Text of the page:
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Handyman on Call

No-frills fridge is way to go

By Peter Hotton
Globe Staff / September 30, 2010

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Q. My husband and I plan to buy a new refrigerator to replace one that came with the house. I have to defrost the one I have now, probably because the self-defroster has failed. What do you think is a good refrigerator, and what features should I consider?

NEEDING HELP

A. All I can do is give you my own experience from the various fridges we have owned, including the current one, an Amana. The best feature of this one is the freezer, which has two drawers at the bottom. Great idea. Other opinions are personal. Avoid gadgets like ice makers and ice water dispensers. A few years ago one manufacturer produced a talking fridge. It did not last very long. What you need is a simple machine that will cool the food, produce ice cubes (in a tray), and keep the frozen stuff properly frozen.

Q. My painter messed up a paint job on the indoor trim in my house. He did not sand or prime. The paint came off in sheets, so he removed all he could, then primed the wood with an oil-based primer, which kicked up my allergies severely. He insisted that a primer should be oil based. What can I do?

NANCY HENRY, Haverhill

A. You could fire him, or have him use a latex primer sealer or latex enamel undercoat; the two are the same, and state-of-the-art. After the primer, two thin coats of an eggshell finish latex paint will work well. I’m not even sure oil-based paints are allowed anymore, or at least are being phased out, so I wonder where he got that antique oil-based stuff.

Q. I have some hairline cracks on the basement floor that leaked water during the March deluges. I heard about a radon seal injection method that might stop that seepage. It is only $79 — is it worth trying? I have a French drain, and the only water I got was through those hairline cracks.

S. HAYNES, Beverly

A. It’s worth trying, but I doubt it will help much. If the cracks yielded water during those 50-year storms, you may not get water for another 50 years.

Q. One of the fascia boards on my house was holed and really messed up by digger bees and woodpeckers. I put up two new boards and painted them. What will keep the digger bees and woodpeckers away?

EDITH WHITE, Newton

A. A piece of aluminum flashing nailed to the boards and painted white will keep the carpenter bees away, but the woodpeckers are likely to chip away on the aluminum next spring when they are looking for mates. The birds will make a racket, but will not penetrate the aluminum. In the future, if and when those new boards are damaged or rot out, you can replace them with Azek, solid vinyl trim boards.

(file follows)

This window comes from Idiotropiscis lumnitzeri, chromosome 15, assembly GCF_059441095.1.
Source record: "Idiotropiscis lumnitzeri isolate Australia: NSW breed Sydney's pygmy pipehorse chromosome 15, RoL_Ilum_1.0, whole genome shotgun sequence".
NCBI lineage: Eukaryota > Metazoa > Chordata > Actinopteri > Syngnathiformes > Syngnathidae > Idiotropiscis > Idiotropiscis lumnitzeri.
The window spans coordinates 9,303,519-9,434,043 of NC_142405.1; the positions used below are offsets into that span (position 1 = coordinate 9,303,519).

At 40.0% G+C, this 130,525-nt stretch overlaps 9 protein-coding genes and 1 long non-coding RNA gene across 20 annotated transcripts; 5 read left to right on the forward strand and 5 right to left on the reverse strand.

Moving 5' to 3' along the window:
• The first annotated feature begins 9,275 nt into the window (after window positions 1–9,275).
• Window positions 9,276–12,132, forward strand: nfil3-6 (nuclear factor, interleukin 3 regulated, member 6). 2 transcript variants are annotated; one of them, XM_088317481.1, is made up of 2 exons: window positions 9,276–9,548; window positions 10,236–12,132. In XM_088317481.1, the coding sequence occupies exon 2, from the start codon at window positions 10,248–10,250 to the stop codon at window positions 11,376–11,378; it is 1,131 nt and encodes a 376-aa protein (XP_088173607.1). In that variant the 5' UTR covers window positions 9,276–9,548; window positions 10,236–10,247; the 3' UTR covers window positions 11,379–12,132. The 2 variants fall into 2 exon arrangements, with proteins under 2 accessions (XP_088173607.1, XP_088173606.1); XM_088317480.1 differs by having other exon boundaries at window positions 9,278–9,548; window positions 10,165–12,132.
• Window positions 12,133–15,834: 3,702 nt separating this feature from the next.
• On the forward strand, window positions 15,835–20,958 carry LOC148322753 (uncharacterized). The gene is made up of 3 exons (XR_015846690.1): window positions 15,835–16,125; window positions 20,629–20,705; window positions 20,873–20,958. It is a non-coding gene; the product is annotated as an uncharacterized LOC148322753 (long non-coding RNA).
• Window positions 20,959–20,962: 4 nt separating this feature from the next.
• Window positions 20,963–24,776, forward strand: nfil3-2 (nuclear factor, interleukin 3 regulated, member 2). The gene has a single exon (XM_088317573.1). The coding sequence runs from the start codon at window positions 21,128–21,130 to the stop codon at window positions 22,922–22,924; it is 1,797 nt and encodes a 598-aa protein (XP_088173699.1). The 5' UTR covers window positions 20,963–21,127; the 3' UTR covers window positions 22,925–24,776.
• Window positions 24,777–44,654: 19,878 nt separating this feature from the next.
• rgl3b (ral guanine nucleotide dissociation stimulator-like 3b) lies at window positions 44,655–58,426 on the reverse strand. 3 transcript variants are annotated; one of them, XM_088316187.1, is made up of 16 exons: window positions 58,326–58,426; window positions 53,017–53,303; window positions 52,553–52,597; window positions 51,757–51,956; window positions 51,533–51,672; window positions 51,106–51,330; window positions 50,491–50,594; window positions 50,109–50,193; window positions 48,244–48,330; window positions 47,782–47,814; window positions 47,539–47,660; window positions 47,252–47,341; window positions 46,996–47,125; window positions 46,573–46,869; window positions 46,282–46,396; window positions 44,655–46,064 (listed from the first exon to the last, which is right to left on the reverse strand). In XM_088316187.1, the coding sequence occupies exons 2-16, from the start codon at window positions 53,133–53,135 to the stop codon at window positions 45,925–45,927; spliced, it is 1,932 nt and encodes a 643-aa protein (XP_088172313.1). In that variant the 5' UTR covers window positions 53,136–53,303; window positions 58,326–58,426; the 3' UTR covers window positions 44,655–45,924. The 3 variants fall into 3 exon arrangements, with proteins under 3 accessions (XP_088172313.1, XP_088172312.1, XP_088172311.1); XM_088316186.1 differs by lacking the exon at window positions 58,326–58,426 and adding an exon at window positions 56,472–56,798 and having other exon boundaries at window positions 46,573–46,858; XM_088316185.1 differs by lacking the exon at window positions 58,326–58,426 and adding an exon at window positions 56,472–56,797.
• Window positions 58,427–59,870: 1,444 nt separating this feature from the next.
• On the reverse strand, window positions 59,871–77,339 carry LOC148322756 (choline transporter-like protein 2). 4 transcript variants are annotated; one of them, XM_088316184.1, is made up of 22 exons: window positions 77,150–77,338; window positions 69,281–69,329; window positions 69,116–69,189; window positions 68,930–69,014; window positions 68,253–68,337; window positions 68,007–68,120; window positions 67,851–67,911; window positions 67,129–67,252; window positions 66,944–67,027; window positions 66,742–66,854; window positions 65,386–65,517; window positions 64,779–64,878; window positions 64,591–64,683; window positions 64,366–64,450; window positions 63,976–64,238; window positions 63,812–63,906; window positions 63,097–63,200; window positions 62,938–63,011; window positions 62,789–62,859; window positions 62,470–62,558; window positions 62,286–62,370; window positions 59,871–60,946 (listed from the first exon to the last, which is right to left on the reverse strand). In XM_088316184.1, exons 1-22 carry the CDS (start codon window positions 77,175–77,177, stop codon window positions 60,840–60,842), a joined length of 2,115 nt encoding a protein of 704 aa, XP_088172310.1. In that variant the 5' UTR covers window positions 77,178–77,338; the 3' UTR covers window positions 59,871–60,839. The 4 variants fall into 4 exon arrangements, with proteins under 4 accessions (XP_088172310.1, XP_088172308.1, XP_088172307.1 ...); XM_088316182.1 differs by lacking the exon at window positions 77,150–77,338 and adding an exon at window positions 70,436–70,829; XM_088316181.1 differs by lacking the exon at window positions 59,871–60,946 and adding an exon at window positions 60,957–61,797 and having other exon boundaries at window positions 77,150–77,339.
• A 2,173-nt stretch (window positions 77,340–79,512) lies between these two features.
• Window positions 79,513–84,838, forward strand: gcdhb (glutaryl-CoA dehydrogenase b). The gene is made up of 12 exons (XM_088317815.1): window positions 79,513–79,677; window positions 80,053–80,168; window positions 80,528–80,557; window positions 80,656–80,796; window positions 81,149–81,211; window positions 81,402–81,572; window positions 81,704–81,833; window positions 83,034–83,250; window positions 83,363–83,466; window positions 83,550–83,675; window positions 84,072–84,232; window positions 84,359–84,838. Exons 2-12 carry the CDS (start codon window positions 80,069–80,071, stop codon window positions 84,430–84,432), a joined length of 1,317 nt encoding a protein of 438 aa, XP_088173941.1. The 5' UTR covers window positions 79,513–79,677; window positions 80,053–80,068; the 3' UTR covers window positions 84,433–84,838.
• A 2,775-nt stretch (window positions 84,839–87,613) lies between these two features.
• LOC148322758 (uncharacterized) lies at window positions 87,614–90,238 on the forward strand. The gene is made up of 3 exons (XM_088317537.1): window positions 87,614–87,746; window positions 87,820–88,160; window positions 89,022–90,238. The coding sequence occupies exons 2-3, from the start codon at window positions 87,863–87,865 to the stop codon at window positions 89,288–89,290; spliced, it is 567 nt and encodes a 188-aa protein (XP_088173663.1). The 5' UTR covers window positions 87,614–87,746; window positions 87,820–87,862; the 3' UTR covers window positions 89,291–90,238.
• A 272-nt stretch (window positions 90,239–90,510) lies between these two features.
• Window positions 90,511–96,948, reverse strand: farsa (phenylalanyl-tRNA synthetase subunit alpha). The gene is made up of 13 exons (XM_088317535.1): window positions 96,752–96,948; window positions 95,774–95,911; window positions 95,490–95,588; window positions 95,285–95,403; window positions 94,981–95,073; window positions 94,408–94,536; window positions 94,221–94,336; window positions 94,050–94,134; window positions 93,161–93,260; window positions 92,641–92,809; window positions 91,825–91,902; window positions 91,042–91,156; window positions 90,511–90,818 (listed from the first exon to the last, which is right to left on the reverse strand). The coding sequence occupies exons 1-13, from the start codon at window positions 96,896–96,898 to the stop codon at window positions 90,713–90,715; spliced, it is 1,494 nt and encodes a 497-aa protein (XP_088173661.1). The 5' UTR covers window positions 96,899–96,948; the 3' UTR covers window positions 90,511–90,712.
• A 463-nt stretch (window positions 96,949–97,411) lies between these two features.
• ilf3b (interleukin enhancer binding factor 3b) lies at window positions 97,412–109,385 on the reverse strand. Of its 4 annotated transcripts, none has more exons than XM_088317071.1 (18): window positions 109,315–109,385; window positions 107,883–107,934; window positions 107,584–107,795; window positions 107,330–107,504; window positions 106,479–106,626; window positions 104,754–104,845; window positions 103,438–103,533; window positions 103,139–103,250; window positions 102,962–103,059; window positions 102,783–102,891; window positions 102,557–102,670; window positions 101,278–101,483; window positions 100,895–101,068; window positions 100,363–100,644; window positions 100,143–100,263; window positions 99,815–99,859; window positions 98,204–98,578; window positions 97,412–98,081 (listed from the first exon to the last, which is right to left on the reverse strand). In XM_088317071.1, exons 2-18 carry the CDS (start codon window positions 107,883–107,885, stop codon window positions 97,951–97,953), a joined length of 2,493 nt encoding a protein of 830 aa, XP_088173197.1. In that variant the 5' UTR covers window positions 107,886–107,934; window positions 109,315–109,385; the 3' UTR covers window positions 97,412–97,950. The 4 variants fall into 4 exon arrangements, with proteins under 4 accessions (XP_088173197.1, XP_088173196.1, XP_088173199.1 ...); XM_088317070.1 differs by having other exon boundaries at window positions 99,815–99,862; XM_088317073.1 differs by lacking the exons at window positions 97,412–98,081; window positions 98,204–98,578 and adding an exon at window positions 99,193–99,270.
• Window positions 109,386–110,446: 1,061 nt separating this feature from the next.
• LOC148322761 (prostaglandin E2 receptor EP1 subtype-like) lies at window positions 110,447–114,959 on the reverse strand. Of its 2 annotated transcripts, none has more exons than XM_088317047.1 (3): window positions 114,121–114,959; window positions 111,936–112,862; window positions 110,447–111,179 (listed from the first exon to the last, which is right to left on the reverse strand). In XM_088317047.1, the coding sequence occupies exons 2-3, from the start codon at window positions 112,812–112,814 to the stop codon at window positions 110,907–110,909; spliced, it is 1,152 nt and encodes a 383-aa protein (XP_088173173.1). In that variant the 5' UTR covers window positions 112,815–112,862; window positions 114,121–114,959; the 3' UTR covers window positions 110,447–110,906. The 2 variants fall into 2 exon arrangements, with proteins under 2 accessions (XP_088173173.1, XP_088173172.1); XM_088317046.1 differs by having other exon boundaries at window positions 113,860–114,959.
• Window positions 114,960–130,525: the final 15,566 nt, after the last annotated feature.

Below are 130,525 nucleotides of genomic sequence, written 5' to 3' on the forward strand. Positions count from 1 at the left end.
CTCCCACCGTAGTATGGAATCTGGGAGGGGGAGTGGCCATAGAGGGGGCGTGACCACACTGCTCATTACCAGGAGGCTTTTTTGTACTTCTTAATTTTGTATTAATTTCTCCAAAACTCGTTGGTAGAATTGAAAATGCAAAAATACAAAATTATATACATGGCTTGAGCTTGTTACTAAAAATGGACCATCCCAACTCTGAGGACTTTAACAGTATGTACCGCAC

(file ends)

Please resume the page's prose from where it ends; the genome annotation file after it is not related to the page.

Q. When our cellar flooded, I decided to take everything out and start over again. I plan to put down ceramic tile. After some wood was removed to make way for the tile, I discovered holes in the concrete made by the nails that held the wood. I think the holes should be filled before putting down the tiles. My husband said that levelastic, the cement-type material used to smooth out floors, will fill the holes. Who’s right?

SETTLE THE ARGUMENT

A. Aha! You’re both wrong, at least in my opinion. Apply the tiles with thin-set mortar, which will fill the holes anyway, or at least partly fill them. If you really want to, push the thin-set into the holes with a small dowel and forget about them.

Q. My oil tank is maybe 60 years old, at least 50, and is not leaking. When should it be replaced? Is there a way to check its condition, and can repairs be made?

CURIOUS

A. When? Yesterday. There is no reliable test to determine its condition, and repair is also not reliable. Replace it now!

Globe Handyman on Call also appears in the Sunday Real Estate section. He is available 1-6 p.m. Tuesdays to answer questions on house repair. Call 617-929-2930. Hotton (photton@globe.com) also chats online about house matters 2-3 p.m. Thursdays. Go to www.boston.com